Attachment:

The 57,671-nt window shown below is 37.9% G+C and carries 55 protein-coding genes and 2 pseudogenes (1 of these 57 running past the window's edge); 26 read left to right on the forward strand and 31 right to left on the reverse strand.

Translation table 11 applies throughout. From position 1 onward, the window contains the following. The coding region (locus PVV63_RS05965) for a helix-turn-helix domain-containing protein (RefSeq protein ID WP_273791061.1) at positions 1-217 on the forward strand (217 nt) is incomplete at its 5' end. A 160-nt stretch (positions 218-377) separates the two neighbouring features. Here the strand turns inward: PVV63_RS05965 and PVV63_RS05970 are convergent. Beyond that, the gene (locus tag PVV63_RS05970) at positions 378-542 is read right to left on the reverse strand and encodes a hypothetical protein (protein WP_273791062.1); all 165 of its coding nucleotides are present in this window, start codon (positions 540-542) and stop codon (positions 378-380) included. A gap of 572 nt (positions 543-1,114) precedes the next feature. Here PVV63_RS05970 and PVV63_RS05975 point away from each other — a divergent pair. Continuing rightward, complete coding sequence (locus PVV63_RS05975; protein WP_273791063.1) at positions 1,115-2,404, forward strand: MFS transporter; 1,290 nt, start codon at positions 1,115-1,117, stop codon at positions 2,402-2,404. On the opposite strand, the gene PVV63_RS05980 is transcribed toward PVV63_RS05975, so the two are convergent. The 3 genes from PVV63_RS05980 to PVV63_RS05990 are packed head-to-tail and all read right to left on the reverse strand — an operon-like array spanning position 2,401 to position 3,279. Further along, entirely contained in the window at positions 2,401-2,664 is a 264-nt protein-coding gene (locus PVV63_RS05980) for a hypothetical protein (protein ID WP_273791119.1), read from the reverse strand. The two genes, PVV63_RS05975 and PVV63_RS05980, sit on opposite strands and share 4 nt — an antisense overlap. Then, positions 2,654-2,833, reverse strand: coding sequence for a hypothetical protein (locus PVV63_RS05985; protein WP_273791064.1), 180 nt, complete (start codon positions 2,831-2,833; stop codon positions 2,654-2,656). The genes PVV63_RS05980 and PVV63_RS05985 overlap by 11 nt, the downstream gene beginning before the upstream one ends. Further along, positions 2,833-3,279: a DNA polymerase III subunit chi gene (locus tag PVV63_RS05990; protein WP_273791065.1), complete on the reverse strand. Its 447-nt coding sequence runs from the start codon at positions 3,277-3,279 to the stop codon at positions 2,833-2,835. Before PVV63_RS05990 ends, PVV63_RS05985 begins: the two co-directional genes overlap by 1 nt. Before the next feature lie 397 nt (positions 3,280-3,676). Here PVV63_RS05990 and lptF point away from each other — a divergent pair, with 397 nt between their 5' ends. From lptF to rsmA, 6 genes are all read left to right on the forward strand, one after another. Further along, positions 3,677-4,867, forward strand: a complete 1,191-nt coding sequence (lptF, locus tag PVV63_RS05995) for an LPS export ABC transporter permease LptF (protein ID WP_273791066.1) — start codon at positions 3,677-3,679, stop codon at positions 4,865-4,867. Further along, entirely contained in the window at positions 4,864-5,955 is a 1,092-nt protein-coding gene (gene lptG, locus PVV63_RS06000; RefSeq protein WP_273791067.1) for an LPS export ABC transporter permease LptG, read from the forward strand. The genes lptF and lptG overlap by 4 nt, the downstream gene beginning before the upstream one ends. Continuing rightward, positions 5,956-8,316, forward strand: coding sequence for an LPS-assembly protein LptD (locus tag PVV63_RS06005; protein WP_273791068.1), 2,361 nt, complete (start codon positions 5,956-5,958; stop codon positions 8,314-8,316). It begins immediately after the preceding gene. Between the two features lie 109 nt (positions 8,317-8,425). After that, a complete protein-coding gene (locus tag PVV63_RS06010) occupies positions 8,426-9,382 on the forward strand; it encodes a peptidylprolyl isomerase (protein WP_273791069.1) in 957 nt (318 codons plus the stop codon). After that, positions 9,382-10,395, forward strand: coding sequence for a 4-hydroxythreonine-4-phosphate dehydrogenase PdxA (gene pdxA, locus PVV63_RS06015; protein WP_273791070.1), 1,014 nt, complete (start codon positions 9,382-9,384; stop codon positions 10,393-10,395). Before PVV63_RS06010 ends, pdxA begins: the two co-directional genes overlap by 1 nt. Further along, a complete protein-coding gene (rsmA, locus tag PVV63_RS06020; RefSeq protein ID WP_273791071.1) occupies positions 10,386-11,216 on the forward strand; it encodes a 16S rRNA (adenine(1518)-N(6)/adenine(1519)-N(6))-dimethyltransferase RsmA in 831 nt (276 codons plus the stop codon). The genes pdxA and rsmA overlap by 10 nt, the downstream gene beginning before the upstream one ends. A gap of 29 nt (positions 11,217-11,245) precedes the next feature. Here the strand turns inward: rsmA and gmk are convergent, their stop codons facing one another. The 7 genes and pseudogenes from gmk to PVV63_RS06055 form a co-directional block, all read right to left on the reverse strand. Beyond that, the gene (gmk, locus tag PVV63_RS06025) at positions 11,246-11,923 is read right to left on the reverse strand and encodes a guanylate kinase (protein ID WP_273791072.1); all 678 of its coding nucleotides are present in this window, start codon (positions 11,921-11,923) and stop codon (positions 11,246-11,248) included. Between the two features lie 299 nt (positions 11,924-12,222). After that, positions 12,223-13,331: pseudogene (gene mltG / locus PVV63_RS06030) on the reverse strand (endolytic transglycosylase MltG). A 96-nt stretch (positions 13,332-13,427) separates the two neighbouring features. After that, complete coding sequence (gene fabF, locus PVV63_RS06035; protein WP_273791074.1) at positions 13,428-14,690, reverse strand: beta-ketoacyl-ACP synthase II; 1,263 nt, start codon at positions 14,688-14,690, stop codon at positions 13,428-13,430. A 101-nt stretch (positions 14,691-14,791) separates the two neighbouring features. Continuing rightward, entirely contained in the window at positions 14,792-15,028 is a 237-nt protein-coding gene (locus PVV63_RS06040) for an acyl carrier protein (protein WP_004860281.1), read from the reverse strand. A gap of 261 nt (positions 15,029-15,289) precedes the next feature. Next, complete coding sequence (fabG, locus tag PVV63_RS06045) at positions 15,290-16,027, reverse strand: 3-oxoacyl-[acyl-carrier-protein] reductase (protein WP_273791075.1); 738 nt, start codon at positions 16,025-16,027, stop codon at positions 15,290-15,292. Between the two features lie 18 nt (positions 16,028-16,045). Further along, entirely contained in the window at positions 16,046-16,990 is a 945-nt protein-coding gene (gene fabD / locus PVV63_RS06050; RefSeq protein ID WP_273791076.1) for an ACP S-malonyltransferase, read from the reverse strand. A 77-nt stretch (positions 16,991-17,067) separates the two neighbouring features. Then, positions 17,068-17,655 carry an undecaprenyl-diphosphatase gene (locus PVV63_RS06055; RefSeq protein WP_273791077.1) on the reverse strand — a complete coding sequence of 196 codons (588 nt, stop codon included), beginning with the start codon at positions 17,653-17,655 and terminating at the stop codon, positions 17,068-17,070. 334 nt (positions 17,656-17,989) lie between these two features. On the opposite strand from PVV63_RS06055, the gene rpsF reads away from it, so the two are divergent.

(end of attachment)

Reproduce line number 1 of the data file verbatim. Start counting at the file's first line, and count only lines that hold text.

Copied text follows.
The 57,671-nt window shown below is 37.9% G+C and carries 55 protein-coding genes and 2 pseudogenes (1 of these 57 running past the window's edge); 26 read left to right on the forward strand and 31 right to left on the reverse strand.